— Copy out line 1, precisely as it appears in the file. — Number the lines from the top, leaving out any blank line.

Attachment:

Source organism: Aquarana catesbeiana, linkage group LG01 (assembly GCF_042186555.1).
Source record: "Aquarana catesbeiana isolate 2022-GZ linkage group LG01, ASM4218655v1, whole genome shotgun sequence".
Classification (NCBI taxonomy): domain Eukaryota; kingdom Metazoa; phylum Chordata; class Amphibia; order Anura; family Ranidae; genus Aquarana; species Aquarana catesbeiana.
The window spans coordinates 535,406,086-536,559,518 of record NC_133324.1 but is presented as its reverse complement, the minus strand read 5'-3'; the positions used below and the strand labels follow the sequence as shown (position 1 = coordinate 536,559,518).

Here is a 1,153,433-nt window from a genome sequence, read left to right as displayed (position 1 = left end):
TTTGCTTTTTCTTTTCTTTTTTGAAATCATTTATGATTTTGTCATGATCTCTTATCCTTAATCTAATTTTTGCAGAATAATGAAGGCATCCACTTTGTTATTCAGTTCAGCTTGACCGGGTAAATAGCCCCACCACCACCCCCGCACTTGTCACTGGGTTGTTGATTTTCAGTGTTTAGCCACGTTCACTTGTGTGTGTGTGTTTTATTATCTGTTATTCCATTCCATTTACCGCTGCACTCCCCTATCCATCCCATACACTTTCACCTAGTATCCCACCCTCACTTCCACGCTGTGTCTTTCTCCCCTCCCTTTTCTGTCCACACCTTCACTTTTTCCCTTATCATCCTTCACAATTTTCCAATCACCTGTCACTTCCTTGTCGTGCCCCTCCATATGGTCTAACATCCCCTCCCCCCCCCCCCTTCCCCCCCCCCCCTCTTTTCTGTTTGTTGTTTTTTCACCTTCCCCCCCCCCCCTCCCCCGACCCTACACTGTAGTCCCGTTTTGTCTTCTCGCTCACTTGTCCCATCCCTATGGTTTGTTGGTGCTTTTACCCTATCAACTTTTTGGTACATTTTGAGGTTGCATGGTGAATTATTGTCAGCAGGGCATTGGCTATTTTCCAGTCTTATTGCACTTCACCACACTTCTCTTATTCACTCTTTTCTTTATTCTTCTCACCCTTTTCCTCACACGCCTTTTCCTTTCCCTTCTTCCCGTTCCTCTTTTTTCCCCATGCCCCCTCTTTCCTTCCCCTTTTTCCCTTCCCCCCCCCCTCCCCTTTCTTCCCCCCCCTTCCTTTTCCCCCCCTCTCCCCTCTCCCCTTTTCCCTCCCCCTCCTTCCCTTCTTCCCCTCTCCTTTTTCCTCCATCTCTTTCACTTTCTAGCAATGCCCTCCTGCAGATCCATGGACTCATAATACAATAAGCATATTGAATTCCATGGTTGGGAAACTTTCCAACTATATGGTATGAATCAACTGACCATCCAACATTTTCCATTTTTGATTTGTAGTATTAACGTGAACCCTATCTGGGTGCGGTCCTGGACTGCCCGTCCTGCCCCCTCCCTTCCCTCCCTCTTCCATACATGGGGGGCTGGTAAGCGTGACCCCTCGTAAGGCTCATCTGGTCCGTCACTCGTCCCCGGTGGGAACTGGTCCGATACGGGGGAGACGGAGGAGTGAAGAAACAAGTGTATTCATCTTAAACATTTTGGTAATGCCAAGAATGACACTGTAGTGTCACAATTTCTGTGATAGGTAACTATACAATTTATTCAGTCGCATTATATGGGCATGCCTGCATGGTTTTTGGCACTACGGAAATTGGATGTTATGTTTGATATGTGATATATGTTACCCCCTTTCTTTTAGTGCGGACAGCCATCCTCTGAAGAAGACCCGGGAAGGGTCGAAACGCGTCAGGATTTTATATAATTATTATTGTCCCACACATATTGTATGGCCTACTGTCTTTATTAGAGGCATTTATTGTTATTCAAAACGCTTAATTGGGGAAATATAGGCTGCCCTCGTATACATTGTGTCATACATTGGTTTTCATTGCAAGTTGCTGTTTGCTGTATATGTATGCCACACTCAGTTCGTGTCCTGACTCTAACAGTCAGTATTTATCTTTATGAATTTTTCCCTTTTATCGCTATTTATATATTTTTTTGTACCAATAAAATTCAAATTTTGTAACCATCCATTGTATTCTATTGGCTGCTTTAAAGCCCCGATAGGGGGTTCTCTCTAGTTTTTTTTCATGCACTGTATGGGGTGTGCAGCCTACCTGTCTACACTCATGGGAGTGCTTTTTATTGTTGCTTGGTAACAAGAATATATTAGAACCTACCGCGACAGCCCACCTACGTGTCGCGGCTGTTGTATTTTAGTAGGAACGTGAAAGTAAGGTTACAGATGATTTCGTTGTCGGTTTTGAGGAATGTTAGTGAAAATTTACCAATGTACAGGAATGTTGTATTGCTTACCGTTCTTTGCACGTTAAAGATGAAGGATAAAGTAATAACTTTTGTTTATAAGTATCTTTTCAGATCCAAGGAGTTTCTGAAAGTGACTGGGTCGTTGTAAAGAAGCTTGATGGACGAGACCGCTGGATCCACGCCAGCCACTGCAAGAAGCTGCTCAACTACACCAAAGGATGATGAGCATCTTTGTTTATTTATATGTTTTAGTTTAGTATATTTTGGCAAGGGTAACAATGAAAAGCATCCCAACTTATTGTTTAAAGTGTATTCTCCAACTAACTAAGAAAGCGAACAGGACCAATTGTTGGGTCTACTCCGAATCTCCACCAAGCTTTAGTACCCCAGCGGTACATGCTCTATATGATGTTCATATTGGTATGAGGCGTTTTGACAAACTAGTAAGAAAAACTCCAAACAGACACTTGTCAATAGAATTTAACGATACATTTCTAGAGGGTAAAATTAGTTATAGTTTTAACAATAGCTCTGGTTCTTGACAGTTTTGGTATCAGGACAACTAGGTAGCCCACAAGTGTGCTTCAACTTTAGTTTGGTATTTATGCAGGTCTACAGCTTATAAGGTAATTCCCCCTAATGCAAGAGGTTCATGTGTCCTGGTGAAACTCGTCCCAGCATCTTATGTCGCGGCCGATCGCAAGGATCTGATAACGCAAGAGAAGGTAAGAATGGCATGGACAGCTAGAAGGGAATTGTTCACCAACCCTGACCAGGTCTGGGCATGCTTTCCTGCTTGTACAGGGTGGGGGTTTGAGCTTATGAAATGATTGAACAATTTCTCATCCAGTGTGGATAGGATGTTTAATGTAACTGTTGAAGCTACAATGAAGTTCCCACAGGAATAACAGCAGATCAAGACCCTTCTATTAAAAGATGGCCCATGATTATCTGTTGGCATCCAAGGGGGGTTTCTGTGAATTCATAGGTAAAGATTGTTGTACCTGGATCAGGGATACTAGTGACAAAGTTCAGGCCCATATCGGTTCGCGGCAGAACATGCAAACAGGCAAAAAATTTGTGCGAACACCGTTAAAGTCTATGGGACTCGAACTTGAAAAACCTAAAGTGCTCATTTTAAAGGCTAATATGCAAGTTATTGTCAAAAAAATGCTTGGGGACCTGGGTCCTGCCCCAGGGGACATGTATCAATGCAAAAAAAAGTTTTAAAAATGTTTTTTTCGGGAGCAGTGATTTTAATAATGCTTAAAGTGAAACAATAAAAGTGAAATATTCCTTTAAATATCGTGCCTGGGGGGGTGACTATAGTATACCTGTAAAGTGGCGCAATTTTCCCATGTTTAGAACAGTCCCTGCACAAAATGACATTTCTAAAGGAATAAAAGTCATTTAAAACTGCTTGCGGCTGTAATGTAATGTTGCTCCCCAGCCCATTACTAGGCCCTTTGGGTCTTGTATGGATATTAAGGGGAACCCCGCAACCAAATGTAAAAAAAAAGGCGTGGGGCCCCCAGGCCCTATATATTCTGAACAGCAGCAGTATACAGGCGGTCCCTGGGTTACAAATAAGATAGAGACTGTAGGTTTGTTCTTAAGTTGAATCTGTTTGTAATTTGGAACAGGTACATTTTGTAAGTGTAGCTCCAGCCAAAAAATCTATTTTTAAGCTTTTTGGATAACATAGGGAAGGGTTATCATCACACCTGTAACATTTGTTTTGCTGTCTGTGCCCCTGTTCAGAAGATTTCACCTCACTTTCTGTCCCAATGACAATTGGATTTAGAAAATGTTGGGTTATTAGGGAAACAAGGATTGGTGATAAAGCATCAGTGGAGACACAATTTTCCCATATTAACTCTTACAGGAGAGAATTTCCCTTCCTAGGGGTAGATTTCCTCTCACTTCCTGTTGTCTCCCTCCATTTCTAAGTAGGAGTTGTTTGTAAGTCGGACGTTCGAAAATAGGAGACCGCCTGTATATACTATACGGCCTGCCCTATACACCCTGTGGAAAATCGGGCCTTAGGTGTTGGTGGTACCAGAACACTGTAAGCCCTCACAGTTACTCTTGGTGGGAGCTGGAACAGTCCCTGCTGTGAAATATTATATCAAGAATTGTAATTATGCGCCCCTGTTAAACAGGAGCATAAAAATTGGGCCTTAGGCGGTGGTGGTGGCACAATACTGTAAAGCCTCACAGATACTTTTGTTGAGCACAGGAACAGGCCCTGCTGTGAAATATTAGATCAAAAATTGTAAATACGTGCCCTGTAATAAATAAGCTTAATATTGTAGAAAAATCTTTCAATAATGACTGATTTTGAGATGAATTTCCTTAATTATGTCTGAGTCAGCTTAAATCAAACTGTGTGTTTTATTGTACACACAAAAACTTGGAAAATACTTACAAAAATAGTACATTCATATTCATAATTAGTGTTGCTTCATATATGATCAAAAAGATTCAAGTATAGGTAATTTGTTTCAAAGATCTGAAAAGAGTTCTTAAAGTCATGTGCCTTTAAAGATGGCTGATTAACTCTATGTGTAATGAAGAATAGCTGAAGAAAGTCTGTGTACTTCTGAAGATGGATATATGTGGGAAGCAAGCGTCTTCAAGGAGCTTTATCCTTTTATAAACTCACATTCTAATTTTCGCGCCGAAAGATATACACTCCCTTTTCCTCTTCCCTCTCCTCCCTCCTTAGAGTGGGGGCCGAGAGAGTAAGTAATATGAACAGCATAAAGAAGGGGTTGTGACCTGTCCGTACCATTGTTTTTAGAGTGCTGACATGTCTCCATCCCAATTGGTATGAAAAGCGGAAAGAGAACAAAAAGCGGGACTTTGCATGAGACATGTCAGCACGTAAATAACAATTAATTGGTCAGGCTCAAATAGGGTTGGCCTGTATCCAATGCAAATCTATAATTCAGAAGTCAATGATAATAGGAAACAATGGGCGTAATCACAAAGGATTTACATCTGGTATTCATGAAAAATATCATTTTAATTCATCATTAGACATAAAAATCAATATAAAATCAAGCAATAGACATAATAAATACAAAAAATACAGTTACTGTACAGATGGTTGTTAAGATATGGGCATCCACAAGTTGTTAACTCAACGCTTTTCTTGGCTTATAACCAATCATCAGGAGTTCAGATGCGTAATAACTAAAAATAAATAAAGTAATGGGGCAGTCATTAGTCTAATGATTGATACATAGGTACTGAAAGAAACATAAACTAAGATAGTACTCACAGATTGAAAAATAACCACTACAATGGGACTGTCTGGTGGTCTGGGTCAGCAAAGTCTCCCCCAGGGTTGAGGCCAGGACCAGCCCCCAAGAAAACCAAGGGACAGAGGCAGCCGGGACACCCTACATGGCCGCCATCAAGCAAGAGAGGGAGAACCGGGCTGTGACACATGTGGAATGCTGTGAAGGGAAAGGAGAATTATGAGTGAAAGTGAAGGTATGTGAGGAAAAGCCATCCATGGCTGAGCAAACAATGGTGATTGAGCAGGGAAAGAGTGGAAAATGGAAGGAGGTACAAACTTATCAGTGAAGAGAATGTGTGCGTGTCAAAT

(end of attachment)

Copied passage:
Source organism: Aquarana catesbeiana, linkage group LG01 (assembly GCF_042186555.1).